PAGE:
University of Illinois at Urbana-Champaign Chancellor Phyllis M. Wise fired Steven Salaita for extramural utterances on Twitter. She gave an interview for the influential The News-Gazette: no other paper has pipelines to the university administration as does the Champaign-Urbana paper. In her interview she rather cavalierly dismissed the impact of a possible American Association of University Professors censure.
She described that eventuality as a “bump in the road.” I would argue as the only Big Ten university facing such an action, and one of the few major research universities in the United States that would be on a censure list, that it might be more than a “bump.” I think, at a minimum, it would add to the boycotting of the UIUC by scholars unwilling to lend their expertise or services to an institution that so egregiously abused an individual who was expressing revulsion and outrage during the recent carnage in Gaza last summer:
The AAUP is talking about possible censure because of the Salaita case. What would that mean for the campus?
Censure is something that’s relatively new to me as well. Other universities, and our own, have been censured before. For us, I believe that it is a bump in the road, but that the majority of people — particularly if our faculty go forward and convince them that censure is inappropriate and in fact will hurt them and not actually the administration — (feel) that it is not the appropriate path to take. I believe we’re going to go forward with our mission and our vision.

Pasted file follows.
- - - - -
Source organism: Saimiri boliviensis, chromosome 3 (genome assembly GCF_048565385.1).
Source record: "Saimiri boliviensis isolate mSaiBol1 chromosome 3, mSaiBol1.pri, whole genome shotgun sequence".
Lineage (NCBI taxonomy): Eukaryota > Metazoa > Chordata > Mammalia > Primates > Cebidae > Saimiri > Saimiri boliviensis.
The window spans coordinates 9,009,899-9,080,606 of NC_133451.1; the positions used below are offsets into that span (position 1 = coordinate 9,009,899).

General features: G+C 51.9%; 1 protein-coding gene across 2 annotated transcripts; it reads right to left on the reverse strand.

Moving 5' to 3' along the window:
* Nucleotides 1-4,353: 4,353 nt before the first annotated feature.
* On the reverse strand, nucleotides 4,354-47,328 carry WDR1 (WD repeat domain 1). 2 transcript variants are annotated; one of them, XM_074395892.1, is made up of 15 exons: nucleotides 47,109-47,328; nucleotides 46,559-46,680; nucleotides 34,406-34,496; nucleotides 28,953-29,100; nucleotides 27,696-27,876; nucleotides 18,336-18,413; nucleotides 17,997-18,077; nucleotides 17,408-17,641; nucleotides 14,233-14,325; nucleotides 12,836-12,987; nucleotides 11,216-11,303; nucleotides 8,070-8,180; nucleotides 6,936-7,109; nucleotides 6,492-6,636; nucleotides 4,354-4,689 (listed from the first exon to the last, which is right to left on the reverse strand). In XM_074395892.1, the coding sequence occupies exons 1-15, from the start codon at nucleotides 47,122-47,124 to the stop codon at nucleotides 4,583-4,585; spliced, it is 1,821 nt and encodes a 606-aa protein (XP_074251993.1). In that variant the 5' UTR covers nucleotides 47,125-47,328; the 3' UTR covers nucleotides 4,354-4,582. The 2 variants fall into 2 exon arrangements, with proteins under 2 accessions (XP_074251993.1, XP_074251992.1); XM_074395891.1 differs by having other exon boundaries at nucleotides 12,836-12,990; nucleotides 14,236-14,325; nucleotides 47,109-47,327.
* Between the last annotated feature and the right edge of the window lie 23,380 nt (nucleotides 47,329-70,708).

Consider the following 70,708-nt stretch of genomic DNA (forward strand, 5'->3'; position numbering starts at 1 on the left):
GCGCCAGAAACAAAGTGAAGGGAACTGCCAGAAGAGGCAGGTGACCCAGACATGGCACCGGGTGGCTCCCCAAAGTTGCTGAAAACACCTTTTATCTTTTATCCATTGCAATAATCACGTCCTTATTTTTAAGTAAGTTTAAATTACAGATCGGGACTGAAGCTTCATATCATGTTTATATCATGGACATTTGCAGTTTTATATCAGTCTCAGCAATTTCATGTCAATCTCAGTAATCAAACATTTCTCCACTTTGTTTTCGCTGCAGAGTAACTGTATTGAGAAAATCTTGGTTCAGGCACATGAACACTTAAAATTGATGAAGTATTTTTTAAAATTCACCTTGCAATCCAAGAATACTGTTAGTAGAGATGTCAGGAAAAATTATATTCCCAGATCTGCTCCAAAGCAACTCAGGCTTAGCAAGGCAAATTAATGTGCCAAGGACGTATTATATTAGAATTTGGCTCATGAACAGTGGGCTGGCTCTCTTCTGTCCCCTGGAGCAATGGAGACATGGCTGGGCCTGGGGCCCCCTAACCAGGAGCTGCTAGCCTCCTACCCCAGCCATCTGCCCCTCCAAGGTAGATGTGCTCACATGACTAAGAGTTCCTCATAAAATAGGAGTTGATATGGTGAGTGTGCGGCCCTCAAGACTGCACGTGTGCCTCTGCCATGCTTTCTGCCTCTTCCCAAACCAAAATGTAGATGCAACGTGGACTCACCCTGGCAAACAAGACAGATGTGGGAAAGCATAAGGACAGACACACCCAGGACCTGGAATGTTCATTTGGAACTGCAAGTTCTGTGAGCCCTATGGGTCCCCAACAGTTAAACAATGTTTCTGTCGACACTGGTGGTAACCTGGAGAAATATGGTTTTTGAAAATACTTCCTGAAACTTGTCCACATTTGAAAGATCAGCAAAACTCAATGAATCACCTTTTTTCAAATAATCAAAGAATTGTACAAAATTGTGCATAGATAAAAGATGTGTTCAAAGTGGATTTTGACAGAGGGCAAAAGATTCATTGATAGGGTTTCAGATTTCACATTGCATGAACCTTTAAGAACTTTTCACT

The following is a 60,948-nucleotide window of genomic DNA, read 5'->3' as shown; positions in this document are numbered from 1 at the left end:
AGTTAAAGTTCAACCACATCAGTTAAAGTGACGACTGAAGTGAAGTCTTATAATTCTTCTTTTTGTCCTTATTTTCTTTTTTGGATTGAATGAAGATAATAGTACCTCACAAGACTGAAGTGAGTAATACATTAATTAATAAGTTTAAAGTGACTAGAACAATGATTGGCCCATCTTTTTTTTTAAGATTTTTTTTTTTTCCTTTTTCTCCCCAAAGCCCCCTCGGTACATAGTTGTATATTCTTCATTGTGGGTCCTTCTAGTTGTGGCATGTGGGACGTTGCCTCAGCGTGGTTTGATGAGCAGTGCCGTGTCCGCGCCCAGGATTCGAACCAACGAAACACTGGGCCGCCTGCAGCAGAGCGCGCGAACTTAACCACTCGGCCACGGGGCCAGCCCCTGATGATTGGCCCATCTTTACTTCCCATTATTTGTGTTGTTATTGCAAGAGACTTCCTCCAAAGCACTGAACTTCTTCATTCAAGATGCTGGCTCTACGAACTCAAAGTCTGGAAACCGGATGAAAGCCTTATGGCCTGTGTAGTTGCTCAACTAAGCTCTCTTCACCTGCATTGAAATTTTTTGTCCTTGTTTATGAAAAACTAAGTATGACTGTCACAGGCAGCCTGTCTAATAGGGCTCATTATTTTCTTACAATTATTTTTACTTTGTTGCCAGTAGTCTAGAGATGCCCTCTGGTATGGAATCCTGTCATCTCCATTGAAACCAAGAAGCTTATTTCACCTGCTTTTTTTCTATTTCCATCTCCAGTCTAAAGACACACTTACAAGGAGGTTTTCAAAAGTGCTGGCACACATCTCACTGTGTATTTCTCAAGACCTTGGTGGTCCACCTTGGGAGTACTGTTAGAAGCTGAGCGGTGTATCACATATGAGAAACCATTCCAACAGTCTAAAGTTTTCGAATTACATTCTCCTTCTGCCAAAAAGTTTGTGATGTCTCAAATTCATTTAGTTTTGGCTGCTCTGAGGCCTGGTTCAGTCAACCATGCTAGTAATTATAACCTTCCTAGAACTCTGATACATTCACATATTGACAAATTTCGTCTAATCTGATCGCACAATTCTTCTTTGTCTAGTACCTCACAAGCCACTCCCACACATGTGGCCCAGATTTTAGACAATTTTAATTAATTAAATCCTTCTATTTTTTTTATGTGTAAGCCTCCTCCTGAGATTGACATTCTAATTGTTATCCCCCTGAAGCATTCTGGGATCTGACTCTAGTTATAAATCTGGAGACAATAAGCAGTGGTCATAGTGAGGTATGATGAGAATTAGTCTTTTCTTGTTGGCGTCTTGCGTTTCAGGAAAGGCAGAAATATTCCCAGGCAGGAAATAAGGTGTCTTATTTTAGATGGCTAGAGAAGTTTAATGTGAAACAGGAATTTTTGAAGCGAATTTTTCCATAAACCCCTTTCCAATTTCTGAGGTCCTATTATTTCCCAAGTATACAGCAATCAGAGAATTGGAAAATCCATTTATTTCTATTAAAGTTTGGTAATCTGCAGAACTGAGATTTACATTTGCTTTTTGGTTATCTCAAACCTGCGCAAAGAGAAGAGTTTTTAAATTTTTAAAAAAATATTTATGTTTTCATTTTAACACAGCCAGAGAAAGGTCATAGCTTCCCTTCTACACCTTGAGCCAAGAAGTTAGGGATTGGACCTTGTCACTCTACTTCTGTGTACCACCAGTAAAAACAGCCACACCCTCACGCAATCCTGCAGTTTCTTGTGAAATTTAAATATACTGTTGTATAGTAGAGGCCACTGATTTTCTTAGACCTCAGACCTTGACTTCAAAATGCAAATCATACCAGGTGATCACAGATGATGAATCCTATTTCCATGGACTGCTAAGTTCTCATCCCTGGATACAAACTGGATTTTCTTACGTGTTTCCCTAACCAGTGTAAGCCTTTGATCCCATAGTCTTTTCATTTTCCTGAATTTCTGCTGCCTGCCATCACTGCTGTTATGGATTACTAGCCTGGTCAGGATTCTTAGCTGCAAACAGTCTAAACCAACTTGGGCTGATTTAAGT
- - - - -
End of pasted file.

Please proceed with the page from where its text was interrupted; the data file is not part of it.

Her evaluation of the University of Illinois at Urbana-Champaign Standing Committee on Academic Freedom and Tenure report was self-serving and dismissive. It reflected her determination not to reconsider the summary dismissal and suspension of a tenured associate professor in the American Indian Studies Program. The emphasis on process such as possible changes requiring the BOT to receive faculty-hiring contracts before the start of a semester is tangential to the salient principle that academic due process must be respected.
The BOT fired Dr. Steven Salaita in a manner that egregiously violated academic freedom, shared governance and the university’s own statutes. While the timing of this viewpoint cleansing is significant, the primary issue with regard to “process” is not when the BOT meets, but rather it must not exceed its role and authority in eviscerating appropriate and approved unit decisions in faculty-hiring matters:
There was also a committee report on Steven Salaita’s case. The Committee on Academic Freedom and Tenure asked for an additional review, and the trustees earlier this month said no. What was the thinking there?
The trustees made a decision in September. They stood by their decision at the most recent board meeting, so that part of the CAFT report will not be followed. Now the CAFT report did recommend other things, including looking at the process, and we will do that.
The News-Gazette asked the chancellor about donor influence on the decision not to submit Steven Salaita’s signed contract to the Board of Trustees. Not unexpectedly, she denied that big money led to the decision; she avoided, in my opinion, an adequate response to the issue of a missing e-mail from a major donor that received press scrutiny:
Critics remain suspicious, pointing to a missing email from one donor — how do you explain that to people? Is it hard to get past that?
I know what went on in the conversations that I had with different donors, whether it was over the phone or through face-to-face visits. I know what the truth is, so it really doesn’t bother me. It bothers me that others continue to believe otherwise.